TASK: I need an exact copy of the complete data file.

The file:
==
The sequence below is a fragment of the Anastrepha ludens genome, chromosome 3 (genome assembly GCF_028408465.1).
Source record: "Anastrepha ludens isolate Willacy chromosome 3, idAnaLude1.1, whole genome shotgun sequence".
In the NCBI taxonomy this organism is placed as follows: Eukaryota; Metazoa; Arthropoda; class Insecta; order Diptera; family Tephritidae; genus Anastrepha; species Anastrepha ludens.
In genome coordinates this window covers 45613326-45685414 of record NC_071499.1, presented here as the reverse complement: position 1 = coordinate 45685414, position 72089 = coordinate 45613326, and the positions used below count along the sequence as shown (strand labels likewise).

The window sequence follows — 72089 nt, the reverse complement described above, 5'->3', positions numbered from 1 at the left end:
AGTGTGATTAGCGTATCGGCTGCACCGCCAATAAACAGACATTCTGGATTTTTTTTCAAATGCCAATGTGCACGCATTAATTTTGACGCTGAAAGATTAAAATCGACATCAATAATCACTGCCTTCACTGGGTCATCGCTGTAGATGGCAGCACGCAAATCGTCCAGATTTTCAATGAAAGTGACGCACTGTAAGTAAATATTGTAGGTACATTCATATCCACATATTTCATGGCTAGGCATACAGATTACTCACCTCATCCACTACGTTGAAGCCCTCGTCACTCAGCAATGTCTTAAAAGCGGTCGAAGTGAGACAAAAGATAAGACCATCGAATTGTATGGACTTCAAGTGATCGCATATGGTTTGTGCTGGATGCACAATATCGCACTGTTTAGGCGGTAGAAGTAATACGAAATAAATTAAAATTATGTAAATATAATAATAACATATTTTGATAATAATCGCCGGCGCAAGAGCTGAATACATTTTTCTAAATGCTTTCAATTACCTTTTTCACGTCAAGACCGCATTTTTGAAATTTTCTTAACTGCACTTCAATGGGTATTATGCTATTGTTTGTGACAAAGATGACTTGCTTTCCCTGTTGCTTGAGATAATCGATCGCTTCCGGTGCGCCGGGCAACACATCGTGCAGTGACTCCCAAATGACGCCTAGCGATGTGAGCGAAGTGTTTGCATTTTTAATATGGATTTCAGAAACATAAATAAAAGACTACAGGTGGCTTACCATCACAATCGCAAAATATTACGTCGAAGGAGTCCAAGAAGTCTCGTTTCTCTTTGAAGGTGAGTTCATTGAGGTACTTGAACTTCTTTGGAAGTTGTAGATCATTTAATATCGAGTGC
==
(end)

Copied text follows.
The sequence below is a fragment of the Anastrepha ludens genome, chromosome 3 (genome assembly GCF_028408465.1).
Source record: "Anastrepha ludens isolate Willacy chromosome 3, idAnaLude1.1, whole genome shotgun sequence".
In the NCBI taxonomy this organism is placed as follows: Eukaryota; Metazoa; Arthropoda; class Insecta; order Diptera; family Tephritidae; genus Anastrepha; species Anastrepha ludens.
In genome coordinates this window covers 45613326-45685414 of record NC_071499.1, presented here as the reverse complement: position 1 = coordinate 45685414, position 72089 = coordinate 45613326, and the positions used below count along the sequence as shown (strand labels likewise).

The window sequence follows — 72089 nt, the reverse complement described above, 5'->3', positions numbered from 1 at the left end:
AGTGTGATTAGCGTATCGGCTGCACCGCCAATAAACAGACATTCTGGATTTTTTTTCAAATGCCAATGTGCACGCATTAATTTTGACGCTGAAAGATTAAAATCGACATCAATAATCACTGCCTTCACTGGGTCATCGCTGTAGATGGCAGCACGCAAATCGTCCAGATTTTCAATGAAAGTGACGCACTGTAAGTAAATATTGTAGGTACATTCATATCCACATATTTCATGGCTAGGCATACAGATTACTCACCTCATCCACTACGTTGAAGCCCTCGTCACTCAGCAATGTCTTAAAAGCGGTCGAAGTGAGACAAAAGATAAGACCATCGAATTGTATGGACTTCAAGTGATCGCATATGGTTTGTGCTGGATGCACAATATCGCACTGTTTAGGCGGTAGAAGTAATACGAAATAAATTAAAATTATGTAAATATAATAATAACATATTTTGATAATAATCGCCGGCGCAAGAGCTGAATACATTTTTCTAAATGCTTTCAATTACCTTTTTCACGTCAAGACCGCATTTTTGAAATTTTCTTAACTGCACTTCAATGGGTATTATGCTATTGTTTGTGACAAAGATGACTTGCTTTCCCTGTTGCTTGAGATAATCGATCGCTTCCGGTGCGCCGGGCAACACATCGTGCAGTGACTCCCAAATGACGCCTAGCGATGTGAGCGAAGTGTTTGCATTTTTAATATGGATTTCAGAAACATAAATAAAAGACTACAGGTGGCTTACCATCACAATCGCAAAATATTACGTCGAAGGAGTCCAAGAAGTCTCGTTTCTCTTTGAAGGTGAGTTCATTGAGGTACTTGAACTTCTTTGGAAGTTGTAGATCATTTAATATCGAGTGC